With regard to full contact, some “anti-suckling devices” have been used; such as nose rings or nose flaps, although this device allows the calf to be with the mother, it seems to cause frustration. Wenker et al. (21) reported that animals with full contact but nose-flap were more stressed than those with partial contact. In addition, the combination between full contact and abrupt weaning stresses cows and calves (20). Partial contact, on the other hand, has been shown to reduce abnormal behaviour such as cross-sucking and no differences in health have been found (8). Half-day contact seems particularly promising as animals become accustomed to separation, experience positive humane treatment and calves can learn to use a milk feeder to prevent stunting after weaning (10). All of these strategies have a direct effect on affective states or cognitive judgment (17).
Although Nicolao et al. (20) have shown that the best compromise between cow milk yield and calf welfare is a long period of cow-calf contact between the morning and evening milking, more research is needed to investigate strategies to improve the process of debonding and weaning.
4.1.2. Animal-human interaction
Establishing good human interaction improves welfare (9) and reduces animal fear and distress from affective states or cognitive judgement. Workers without training or low job satisfaction elicit higher responses in the avoidance test, which is why calves are more fearful of them (14). Poor management affects the approach distance of calves to humans as the reactivity is due to the constant stress of poor management. The animal has also been shown to maintain this response. Human contact on farms is a very important factor to be consider and has been little studied, probably because of the complexity of the assessment (22). More research is needed in this area.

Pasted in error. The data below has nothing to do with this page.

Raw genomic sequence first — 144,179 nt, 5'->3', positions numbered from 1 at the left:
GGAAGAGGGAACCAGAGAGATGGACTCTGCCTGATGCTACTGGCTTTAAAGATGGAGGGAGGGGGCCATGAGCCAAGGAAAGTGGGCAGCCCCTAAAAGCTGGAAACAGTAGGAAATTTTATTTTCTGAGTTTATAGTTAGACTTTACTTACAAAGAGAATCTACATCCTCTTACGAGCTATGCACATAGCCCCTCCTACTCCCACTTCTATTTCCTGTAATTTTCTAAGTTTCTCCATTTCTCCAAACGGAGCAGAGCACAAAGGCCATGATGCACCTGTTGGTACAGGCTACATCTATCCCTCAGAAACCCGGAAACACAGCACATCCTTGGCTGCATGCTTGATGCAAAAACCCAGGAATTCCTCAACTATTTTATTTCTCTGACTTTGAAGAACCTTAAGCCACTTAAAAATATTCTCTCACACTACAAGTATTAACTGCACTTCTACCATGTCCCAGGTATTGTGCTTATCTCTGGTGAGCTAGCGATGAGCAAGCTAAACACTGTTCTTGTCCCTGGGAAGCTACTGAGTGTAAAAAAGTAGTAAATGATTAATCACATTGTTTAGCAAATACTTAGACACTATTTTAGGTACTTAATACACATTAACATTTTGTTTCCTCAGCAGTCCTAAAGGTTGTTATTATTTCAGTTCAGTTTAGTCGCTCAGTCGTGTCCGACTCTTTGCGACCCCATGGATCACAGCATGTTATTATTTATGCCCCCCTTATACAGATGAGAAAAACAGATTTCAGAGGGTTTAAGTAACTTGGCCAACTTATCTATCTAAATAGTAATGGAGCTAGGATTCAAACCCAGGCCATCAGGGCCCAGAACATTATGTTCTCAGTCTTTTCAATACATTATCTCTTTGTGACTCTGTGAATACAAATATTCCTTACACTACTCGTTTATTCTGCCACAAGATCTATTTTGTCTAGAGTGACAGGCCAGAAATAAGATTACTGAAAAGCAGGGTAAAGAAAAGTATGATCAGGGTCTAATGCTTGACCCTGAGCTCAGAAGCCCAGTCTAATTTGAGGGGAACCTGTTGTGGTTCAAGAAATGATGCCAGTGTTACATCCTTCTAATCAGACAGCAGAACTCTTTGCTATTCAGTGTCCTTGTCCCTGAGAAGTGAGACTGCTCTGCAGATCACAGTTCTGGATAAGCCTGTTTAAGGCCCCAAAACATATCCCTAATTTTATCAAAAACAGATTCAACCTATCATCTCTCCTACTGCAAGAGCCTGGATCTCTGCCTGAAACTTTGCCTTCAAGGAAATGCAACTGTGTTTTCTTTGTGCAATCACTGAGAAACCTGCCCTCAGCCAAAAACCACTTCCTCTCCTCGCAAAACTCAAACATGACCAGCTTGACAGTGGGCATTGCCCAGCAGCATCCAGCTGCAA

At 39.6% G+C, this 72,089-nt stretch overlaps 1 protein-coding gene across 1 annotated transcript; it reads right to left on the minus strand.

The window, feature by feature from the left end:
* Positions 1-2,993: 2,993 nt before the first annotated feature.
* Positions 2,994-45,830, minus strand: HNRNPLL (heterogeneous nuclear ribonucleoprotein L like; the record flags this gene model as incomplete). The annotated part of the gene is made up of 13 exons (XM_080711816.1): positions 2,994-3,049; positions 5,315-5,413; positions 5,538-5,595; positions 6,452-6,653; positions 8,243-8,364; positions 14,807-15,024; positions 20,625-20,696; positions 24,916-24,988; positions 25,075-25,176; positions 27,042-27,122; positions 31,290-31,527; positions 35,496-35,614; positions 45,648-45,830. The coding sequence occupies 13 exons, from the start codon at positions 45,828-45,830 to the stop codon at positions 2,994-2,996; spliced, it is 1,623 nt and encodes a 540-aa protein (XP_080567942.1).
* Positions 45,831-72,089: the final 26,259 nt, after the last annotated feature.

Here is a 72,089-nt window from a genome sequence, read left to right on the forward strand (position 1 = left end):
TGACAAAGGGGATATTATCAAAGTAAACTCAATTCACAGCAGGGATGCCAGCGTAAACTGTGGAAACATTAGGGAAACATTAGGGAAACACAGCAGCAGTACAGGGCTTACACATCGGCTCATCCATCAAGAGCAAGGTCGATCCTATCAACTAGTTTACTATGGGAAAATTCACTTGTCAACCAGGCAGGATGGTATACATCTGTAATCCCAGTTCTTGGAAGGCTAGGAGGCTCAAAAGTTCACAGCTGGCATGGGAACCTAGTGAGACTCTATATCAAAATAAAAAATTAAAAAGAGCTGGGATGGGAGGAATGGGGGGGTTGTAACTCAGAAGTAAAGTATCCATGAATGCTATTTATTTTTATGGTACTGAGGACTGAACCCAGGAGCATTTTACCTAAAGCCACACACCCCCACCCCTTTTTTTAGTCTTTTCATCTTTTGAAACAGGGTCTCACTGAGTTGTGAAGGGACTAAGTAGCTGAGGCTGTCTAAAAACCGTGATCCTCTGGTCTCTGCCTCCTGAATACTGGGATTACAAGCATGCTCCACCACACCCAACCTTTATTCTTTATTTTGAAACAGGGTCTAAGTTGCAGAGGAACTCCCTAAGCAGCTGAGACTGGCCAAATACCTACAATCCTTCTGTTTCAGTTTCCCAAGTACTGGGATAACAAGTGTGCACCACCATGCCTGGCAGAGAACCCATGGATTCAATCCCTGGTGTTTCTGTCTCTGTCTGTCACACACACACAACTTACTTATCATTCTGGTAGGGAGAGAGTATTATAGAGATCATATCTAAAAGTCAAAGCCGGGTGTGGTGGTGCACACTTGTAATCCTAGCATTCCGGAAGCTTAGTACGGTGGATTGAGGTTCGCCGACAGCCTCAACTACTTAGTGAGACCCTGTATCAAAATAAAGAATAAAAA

4.1.3. Interaction with congeners
Finally, housing and social interaction with other calves significantly impact animal welfare in terms of social management. Animals can be housed individually, in pairs, or groups, although individual housing is the most common practice. It has been shown that calves housed individually have consistent behavioural and developmental deficits. In contrast, social housing, whether in pair-housed or group-housed, has been shown to improve production rates through grain consumption and grow as well as or better than individual housing (7), in addition, to improving cognitive, and behavioural parameters related to affective states or cognitive judgement and natural living (1).
Although individually housed calves have complete control over their health and food intake, the literature shows that they have deficits at the level of affective states or cognitive judgement and natural living. Calves deprived of contact with other animals show greater anxiety responses to the environmental novelty test (15, 23, 24), greater anxiety when encountering other calves (25), cognitive and learning deficits (26, 27), and play deprivation (28).
In the case of pair-housing, the optimal time to put the animals together after birth is still under investigation. However, in the available studies, have found no difference between pair-housing immediately after birth or at 3 weeks of age (29, 30). Animals have better productive parameters than when housed individually: they consume more solid feed (24, 31, 32), they have a higher average daily gain both before (1, 29, 33) and after weaning (34) and they achieve a higher weight at weaning (35). When calves are housed in pairs, their welfare is improved in terms of biological functioning and health.